2016-06-30
G-d made many wondrous things during the seven days of creation, but none so wondrous as the Sabbath. But our business-dominated, money-obsessed world has banished rest and relaxation from their glorified status and reduced them to mere facilitators for the completion of further work.

This misguided and shallow understanding of the Sabbath would have us believe that man's noblest goal is physical toil rather than moments of spiritual reflection. But the fact that the Sabbath is the holiest day of the week--by far transcending the six preceding days of work--belies this theory. On the contrary, in Judaism the six days of work are all a preparation for the one glorious day of rest.

Still, the chaotic times that we live in are governed by emergencies in which everything seems urgent and pressing. Never before has man been so harried. The ambient noise of life is constantly punctuated by ringing mobile phones, dinging tones of e-mail messages awaiting urgent answers, and the high-pitched screams of fax machines.

But ours is the most literate, educated, and informed generation of all time--surely we know the difference between the ephemeral and the eternal, the urgent and the important! But while we may know the difference, do we have the courage to respect that difference? If recognizing and honoring the truly important means missing out on the next big account/deal/job/trade--are we willing to make that sacrifice?

Studies show that the average American parents give their children three uninterrupted minutes of time each day. Imagine. Three minutes. Even the worst of the digital wireless plans offers us more than three minutes a day. Yet that is all we endow upon our children.

Surely this is not because parents today love their children any less than parents did in the past. Indeed, we all recognize that time spent with children is important. So we sit down to play with our children or to read them a story. But suddenly, the phone rings. And while our children are surely much more important than the phone call, the call is urgent. Later, when we return to the story (now cranky and migraine-inflicted as we have just learned that our financial portfolio has taken a dive), we look at our watch and remember that the gym will only be open for another half hour, so once again we run to accomplish the urgent and in the process compromise the truly important.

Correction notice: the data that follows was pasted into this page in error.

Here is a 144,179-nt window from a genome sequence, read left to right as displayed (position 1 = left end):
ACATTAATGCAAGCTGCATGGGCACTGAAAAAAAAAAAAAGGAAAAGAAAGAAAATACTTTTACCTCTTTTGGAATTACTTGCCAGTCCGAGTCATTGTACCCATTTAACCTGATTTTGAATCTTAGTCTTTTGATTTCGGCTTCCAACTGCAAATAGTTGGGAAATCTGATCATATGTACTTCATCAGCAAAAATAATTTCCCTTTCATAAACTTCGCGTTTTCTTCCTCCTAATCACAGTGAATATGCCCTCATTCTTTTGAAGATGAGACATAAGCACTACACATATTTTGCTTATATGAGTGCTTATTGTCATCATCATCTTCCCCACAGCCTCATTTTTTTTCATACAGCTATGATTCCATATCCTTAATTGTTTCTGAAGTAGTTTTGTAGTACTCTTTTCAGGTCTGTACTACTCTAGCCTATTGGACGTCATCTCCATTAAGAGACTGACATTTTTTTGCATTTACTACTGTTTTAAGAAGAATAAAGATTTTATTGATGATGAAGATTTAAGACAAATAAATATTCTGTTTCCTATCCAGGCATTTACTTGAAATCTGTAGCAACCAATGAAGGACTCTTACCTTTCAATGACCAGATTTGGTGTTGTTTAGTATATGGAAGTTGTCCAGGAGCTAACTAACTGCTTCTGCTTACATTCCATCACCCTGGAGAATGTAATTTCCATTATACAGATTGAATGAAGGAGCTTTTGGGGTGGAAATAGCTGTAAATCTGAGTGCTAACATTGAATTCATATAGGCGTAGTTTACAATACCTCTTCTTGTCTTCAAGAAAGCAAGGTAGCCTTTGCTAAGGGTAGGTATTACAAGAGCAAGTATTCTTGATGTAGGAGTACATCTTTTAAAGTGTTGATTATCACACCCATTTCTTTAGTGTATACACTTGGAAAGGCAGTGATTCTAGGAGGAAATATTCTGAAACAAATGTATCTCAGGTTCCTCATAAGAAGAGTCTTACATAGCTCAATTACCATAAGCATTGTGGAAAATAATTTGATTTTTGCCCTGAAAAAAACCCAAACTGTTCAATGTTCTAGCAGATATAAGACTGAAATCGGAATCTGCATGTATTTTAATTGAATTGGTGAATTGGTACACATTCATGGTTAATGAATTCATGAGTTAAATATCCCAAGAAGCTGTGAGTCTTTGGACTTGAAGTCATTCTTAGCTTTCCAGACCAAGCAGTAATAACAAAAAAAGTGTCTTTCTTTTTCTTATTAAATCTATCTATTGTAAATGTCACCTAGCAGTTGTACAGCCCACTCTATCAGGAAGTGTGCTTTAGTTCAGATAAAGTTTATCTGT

It is for this reason that G-d gave man the Sabbath, a 24-hour period in which nothing whatsoever is urgent. The Sabbath is not about learning a sense of priorities. Rather it is about being elevated to a higher sense of reality. On the Sabbath, we discover that what we think of as urgent is actually nonexistent. When a father discovers the true pleasures of playing with his children, making money becomes simply utilitarian. The two are utterly incomparable. One is real and everlasting; the other is ephemeral and illusory.

Imagine: A family sits down at the Sabbath table to partake of the Sabbath feast. The father makes the blessing on the cup of wine, which is then drunk by the entire family. They wash their hands for the eating of the challah, the special braided Shabbos bread, and then indulge in the sheer peace, serenity, and pleasure of the Shabbos feast.

Suddenly, the phone rings. But this time, nobody rushes to pick it up. It is forbidden. It's six o'clock and time for the evening news. But nobody runs to turn on the television. The world can wait. The family is impervious to events outside the home, for the only reality is the warmth, love, and kinship that they share around the table with each other and guests.

My dentist is an orthodox Jew and a close friend. On one occasion, he put a filling in my tooth that dissolved the very next day. I could not eat on that side of my mouth and called him at home, telling his daughter that it was urgent. She returned to the phone saying that her father was preoccupied. "Tell him it's an emergency. My filling has fallen out." She again returned to the phone. "My Daddy said that he is celebrating his mother's 82nd birthday, and you will just have to call him in the morning at the office." The Bible says that honoring one's parents is a sacred duty. My tooth--not being as important as a mother's birthday--would have to wait.

Now, imagine if we could each make just make two hours every day into a personal Sabbath. A mother sits to play with her children on a Wednesday evening. The phone rings, but she refuses to answer it. Her children are her Sabbath. A man talks to his wife when he returns from work. The time he spends working on his marriage is sacred time that cannot be infiltrated. While he knows that the game that will make or break his fantasy football team is on, he chooses instead to share with his wife the stories of their respective days. He has made his wife the Sabbath.


The first step in reorganizing our priorities and strengthening our relationship with G-d and our loved ones is to set aside two periods each day that must be treated as the Sabbath. This pause lends us dignity. It means that we can switch off, that we are not beasts of burden born for the yoke. Every morning upon awakening, we must offer prayers to G-d from the depths of our heart and without any interruption, thanking Him for all that we have and imploring Him for our daily bread. And second, when we arrive home from work each evening, we must give our spouse and children uninterrupted quality time, never to be infiltrated by transient concerns. And when we live by this ethic, we will transform ourselves from human doings, into human beings.

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